So, when setting out to buy a new oven, first look at how much space you have.
Also consider how many meals and – crucially – what kind of food you cook and whether you need special features for your favourite dishes.
If you have a large family, you might also need two ovens to feed everyone, or supplement a standard appliance with a combination microwave or steam oven.
When it comes to features, once again look closely at what you actually need.
Although one thing I’d always recommend: pyrolytic cleaning. It’s a big word, yes, but easily summed up as your oven burning off grease and any other residue, so all you need to do is wipe off what ever is left.
Believe me – your life will be so much easier.
Fridges and freezers come with two major considerations: size and style.
Should it be integrated? Freestanding? A single column, side by side, or a large American-style design with water dispenser?
Also consider whether you want a fridge-freezer or two separate solutions – and if you do go for a combination, which split between cooling and freezing will you need?
Also look at the functionalities and special features, such as crisper drawers, bulbs that mimic sunlight to preserve vegetables, or a ‘door within a door’ design which keeps the main storage area at a consistent temperature.
The very first question is a big one: gas or induction?
A few years ago, I’d have said electric – and while our gas hob and I still have a love-hate relationship, I can see why people choose to cook over an open flame.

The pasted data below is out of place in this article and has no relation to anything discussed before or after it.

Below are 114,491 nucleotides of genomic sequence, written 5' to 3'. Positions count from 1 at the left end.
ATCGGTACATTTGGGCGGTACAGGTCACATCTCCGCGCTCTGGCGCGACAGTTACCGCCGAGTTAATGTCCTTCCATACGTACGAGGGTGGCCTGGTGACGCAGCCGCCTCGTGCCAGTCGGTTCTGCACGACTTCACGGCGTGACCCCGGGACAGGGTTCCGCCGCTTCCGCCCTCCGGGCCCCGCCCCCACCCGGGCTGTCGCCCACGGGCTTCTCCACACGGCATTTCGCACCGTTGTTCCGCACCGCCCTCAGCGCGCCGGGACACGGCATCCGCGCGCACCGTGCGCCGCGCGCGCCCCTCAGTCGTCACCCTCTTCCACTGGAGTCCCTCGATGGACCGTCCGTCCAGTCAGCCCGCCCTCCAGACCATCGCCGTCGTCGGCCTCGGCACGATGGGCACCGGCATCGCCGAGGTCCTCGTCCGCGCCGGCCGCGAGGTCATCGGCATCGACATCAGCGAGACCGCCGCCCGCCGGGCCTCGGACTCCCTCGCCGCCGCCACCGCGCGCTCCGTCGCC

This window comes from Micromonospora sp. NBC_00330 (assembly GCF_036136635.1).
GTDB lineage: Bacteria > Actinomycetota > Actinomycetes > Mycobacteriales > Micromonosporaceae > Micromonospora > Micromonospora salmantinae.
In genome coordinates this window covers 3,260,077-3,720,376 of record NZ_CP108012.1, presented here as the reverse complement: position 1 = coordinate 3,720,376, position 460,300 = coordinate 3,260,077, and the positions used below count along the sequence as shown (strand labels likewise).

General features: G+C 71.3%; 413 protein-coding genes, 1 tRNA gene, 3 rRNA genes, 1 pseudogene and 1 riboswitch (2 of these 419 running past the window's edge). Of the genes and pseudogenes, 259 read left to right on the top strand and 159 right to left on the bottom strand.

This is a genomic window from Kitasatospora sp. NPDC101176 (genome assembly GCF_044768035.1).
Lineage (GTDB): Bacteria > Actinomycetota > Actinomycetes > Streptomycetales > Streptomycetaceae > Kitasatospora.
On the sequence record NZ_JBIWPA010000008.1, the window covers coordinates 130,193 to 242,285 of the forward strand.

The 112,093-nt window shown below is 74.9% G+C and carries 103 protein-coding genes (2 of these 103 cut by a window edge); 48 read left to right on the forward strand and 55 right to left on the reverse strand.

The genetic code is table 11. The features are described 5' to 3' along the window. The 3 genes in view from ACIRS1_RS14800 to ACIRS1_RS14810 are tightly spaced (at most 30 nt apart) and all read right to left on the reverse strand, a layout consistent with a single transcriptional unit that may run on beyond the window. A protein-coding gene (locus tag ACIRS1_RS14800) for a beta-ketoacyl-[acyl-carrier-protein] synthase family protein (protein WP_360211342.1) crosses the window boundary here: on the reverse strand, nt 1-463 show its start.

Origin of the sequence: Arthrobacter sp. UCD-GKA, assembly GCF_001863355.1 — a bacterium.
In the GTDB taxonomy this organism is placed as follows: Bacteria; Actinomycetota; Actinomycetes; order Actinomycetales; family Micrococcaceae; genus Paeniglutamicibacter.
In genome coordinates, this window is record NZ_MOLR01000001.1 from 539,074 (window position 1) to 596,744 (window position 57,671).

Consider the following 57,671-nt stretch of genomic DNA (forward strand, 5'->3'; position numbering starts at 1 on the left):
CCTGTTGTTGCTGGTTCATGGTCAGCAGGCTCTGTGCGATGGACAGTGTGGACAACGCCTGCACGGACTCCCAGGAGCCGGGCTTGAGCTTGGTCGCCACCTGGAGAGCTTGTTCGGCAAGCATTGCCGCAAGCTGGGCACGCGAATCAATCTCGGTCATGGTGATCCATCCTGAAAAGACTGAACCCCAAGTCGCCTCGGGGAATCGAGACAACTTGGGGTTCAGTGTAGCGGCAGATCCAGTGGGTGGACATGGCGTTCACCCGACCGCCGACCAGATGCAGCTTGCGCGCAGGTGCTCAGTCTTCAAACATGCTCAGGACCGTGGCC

Induction is generally more energy efficient and has lots of features that make cooking easier – think timers temperature precision – but gas it lots more dramatic.
Size is important, too, so check the dimensions and think about the number of burners you need.
Yes, a large hob with a dedicated wok burner is tempting – but do you actually need it?
An standard-sized induction model with bridging technology, for example, still has enough space for large pots… but is only available when you actually need it.
Of course, these days you can also opt to have your extractor integrated in the hob. This will keep the focus on the cabinetry and stop steam and smells from rising in the first place – ideal for open-plan homes. (They also look mighty cool.)
If you are considering this, remember that the appliance’s motor and ducting will usually take up some precious cupboard space.
Washing machines have sure come a long way. These days, many feature smart home connectivity, which means you can put on a load from wherever you are – be it the sofa, the office, or somewhere else entirely.
The only thing you’ll have to do is load it yourself… they’re not quite that advanced yet.
But apart from all the clever new functions, start by thinking about the capacity. How many loads do you do in an average week?
Washing machines start with a capacity of 5kg and go all the way up to 13kg.